Friday, October 14, 2011

SEC calls for a more holistic transport strategy encouraging behavioural change

"11 recommendations to tackle climate change," by Esther Ng. Today, 14 Oct 2011.

Singapore - Free public transport during certain hours, quarterly food, electricity and water rationing, and farmers' markets in housing estates are some recommendations the Singapore Environment Council (SEC) has made to NCCS 2012, the National Climate Change Secretariat's public consultation exercise.

Top on the list of its 11 recommendations is a call for a more holistic transport strategy which encourages "behavioural change as a longer-term solution".

For instance, schools could increase "bicycle parking areas" and get students living nearby to ride to school instead of having their parents drop them off.

Bicycle racks can be installed on public buses, so that people who wish to cycle to work, but live too far from their workplace, can split their commute between bicycle and bus routes.

The Greater Richmond Transit in the United States and bike-sharing schemes in London and Dublin are some successful examples, the council noted.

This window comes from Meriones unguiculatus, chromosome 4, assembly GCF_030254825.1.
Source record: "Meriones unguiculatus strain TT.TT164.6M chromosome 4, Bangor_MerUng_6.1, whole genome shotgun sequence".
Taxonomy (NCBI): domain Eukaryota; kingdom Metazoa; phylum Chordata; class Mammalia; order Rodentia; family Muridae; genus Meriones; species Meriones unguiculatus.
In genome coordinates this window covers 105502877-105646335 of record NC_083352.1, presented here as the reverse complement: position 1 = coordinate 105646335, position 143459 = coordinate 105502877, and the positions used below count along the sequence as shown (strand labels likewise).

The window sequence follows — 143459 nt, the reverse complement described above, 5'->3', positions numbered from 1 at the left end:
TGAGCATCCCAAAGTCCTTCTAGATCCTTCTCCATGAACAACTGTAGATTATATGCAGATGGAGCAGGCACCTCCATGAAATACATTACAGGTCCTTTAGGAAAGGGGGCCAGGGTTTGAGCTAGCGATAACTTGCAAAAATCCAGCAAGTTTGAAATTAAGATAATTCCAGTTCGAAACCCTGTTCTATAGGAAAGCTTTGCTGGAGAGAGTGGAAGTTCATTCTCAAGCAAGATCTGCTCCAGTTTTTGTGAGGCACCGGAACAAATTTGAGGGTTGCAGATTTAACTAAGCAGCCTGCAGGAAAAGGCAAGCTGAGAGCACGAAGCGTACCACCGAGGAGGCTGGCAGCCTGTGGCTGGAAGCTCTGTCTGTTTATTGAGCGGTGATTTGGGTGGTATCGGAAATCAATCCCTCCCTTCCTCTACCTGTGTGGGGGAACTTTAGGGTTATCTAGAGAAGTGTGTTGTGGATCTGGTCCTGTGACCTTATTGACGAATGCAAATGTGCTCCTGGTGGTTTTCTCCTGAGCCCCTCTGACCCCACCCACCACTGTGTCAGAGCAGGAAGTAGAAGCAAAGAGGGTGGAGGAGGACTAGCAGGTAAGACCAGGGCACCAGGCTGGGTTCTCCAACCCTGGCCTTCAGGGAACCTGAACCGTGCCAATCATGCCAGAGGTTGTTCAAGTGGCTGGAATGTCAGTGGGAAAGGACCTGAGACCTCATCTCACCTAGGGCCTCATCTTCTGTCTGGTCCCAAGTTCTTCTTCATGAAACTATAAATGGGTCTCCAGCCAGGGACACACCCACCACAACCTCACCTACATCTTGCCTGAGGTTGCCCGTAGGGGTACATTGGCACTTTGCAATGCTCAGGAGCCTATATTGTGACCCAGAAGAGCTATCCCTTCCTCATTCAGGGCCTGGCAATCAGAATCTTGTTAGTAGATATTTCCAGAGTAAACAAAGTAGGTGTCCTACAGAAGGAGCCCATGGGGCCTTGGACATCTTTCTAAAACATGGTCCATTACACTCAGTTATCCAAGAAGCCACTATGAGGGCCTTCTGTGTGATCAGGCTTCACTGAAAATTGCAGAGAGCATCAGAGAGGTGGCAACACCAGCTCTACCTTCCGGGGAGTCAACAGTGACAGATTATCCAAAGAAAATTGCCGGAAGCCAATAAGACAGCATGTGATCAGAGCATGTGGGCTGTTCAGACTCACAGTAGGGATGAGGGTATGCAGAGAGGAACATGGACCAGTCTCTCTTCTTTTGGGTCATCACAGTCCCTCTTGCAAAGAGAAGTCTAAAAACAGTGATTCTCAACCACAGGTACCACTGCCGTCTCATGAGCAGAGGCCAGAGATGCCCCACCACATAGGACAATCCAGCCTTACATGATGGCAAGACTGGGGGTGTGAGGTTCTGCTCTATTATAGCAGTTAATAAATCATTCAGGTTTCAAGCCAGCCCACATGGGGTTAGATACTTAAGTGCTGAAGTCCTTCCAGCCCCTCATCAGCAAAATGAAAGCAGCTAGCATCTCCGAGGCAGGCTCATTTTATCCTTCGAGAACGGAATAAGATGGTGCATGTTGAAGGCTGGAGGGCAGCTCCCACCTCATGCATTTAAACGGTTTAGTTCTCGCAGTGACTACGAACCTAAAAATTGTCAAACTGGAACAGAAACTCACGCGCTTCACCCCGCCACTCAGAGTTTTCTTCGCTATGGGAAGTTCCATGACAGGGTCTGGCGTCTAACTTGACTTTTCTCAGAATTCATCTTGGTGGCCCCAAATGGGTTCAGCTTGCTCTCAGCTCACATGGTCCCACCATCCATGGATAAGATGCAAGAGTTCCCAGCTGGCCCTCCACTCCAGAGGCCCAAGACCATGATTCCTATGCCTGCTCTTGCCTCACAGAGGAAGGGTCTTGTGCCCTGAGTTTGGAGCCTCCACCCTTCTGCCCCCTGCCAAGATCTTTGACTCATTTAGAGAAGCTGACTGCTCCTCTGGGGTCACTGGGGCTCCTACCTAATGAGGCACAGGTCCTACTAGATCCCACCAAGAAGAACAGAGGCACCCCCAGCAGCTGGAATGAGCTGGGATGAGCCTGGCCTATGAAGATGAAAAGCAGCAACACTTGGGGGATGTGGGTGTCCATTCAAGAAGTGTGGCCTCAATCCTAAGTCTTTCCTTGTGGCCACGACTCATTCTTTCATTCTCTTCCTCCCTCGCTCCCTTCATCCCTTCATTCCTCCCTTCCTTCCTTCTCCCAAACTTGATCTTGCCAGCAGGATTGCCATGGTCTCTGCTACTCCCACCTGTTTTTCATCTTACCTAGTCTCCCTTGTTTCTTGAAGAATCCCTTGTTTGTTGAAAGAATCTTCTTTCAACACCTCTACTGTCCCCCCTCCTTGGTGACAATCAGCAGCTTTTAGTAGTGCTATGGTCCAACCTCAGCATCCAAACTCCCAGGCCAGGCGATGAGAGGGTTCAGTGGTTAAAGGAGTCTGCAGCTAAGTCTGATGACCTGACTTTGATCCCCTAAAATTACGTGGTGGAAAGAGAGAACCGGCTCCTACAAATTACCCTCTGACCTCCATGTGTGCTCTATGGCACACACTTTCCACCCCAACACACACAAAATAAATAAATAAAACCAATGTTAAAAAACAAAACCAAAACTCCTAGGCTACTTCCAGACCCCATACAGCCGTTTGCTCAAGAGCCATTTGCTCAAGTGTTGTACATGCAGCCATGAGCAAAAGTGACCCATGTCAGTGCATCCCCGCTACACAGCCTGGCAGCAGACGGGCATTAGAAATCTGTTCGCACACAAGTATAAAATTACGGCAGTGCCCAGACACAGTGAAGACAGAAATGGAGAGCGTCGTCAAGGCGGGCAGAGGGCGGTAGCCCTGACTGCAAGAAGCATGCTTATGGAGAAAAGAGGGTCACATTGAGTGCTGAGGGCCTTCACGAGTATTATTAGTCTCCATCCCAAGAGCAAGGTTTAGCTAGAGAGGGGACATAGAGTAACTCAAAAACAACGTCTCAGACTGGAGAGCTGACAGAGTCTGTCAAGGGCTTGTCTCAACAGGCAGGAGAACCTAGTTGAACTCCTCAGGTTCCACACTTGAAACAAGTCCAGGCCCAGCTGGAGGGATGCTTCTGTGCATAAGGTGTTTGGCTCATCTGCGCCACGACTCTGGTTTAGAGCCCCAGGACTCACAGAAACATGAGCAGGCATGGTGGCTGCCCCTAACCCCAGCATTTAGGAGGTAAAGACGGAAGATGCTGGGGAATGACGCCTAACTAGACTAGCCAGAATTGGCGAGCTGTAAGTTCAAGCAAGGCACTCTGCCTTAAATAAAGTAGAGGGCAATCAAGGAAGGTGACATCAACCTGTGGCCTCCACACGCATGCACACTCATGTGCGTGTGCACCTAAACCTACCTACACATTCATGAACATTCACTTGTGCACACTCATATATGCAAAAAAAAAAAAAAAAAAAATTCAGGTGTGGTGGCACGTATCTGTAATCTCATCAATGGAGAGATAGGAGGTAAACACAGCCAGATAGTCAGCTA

Free public rides on public transport during peak hours on weekdays or one weekend a month could encourage more people to take public transport.

Said the SEC's executive director Jose Raymond: "Singapore needs a strategy to balance the needs of a growing population with cost effectiveness and environmental sustainability. This balance cannot be achieved simply by growing public transport infrastructure or by continuing to tax vehicle owners heavily."

The SEC said air-conditioning bus interchanges and hawker centres was "unnecessary" and "contributes to avoidable energy wastage" and called on the Government to consider "alternative measures" to cool down public spaces.

With climate change affecting food, energy and water security, the council recommended quarterly food, electricity and water rationing for schools, offices and households. The intent is to "encourage a greater understanding of the energy-intensive and expensive processes that bring food, water and energy ... and that these scarce resources should not be taken for granted".

Additionally, farmers' markets and produce from rooftop gardens in public housing estates will enhance Singapore's food security and reduce the Republic's carbon footprint from food imports.

You can submit feedback to the National Climate Change Secretariat at their webpage.

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